Thinking about purchasing a new car? Use our new Car Loan Calculator to estimate your monthly car payment!

1986 460 Big Block Ford Specifications

by Vern Hee

By 1986 Ford had completed seven generations of pickup trucks, but the big-block, 460-cubic inch engine was the only big block Ford had. The Ford 460-cubic inch engine replaced the Ford Engine, or FE, as the premier big-block engine. While the 1970s saw a decline in the use of big-block engines as companies moved to more fuel efficient models, Ford eventually did away with the big block in 1980 only to bring it back for its trucks in 1983. The last year of the Ford 460-cubic inch engine was in 1997.

The Original 460

The original Ford 7.5-liter, 385 V-8, 240 horsepower, hp, engine ran in the F-series trucks from 1968 to 1997 and was the last big-block engine of Ford. It replaced the Ford FE and MEL engines. This engine lies in the Ford 385 engine family. The name comes from the 3.85-inch crankshaft stroke. A typical 460-cubic inch of 1968 with a bore 4.36 inches and stroke of 3.85 inches could obtain 500 torque at 2,800 rpm with a 365 hp at 4,600 rpm. In 1968, the 460 was featured in the Lincoln Continental, motorhomes and the F-series trucks.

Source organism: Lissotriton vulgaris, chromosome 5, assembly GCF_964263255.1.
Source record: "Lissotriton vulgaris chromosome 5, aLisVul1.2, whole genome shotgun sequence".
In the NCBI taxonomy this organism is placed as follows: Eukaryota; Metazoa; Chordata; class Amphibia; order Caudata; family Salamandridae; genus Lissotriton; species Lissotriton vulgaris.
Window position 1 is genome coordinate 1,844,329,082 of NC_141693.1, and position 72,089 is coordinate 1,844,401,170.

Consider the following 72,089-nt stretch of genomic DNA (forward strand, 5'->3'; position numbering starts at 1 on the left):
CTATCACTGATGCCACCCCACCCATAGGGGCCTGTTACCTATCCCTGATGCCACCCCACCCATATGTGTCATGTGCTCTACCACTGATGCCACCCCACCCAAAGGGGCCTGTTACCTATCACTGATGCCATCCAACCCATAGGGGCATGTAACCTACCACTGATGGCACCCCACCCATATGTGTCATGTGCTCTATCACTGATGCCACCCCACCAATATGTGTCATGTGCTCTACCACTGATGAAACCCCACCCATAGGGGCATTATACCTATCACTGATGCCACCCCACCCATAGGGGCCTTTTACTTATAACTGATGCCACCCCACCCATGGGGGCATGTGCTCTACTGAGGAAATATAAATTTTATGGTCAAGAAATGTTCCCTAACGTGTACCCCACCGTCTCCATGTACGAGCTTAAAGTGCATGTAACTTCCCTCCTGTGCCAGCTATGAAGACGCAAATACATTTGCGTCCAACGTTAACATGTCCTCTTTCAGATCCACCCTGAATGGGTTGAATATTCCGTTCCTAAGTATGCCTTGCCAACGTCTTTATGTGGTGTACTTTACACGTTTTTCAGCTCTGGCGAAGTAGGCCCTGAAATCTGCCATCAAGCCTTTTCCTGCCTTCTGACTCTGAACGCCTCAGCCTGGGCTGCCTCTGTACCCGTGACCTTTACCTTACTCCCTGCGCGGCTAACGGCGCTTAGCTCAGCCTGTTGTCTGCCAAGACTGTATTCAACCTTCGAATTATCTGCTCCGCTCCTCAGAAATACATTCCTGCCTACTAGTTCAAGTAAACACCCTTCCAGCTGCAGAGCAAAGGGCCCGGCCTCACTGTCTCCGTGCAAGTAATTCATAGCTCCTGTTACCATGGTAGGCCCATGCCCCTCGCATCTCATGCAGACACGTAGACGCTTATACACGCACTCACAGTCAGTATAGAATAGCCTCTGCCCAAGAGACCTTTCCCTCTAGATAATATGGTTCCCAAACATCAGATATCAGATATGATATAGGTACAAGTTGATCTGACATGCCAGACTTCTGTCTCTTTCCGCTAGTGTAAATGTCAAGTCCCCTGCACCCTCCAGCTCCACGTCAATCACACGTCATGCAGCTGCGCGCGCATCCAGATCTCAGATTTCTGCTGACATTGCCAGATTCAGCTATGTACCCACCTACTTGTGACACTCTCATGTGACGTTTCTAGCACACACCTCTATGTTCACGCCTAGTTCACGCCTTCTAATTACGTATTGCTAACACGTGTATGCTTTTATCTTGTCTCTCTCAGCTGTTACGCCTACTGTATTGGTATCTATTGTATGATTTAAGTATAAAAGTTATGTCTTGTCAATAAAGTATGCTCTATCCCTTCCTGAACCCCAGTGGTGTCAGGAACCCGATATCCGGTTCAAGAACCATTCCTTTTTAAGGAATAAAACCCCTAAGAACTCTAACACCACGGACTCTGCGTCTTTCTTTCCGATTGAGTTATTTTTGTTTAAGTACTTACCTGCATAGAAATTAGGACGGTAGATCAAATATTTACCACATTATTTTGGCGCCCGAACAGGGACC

1986 F-250 Engine Specs

In the first part of the new generation -- from 1980 to 1982 -- all Ford F-series trucks shared engines. Then in 1983 the 460 V8 returned to the Ford line up after a three-year break with a horsepower rating of 200. At first this engine became only available with the F-250. The 460 was the most powerful engine Ford possessed. The Ford Navistar diesel 420-cubic inch engine with a torque rating of 315 and a hp of 170 was second. The F-350 also was equipped with a 460-cubic inch V8 with a rating of 245 hp.

F-250 Body

The seventh generation F-250 had not changed much from the 1979 body. The 1970 Ford F-series and the Chevy C and K bodies were big boxy bodies. The trucks were wide and rectangular. The 1980s saw a rounding of the edges. In 1986 the F-250 and the F-series in general had big front rectangular grills to go with the large engines under the hood. Instead of squared corners they were rounded to give the truck more of aerodynamic feel to it. The 1986 hood was more of rounded concave hood than the flat boxy look of the 1970s. Ford F-250s had crew cabs to give the truck an elongated feel.

About the Author

Vern Hee started writing professionally in 2009. He works as a reporter for the "Pahrump Valley Times." Hee taught elementary school for eight years and worked in the landscape construction field for 20 years. Hee holds a Bachelor of Arts from the University of California Berkeley and is a veteran of the United States Navy.

More Articles

Photo Credits

  • George Doyle/Stockbyte/Getty Images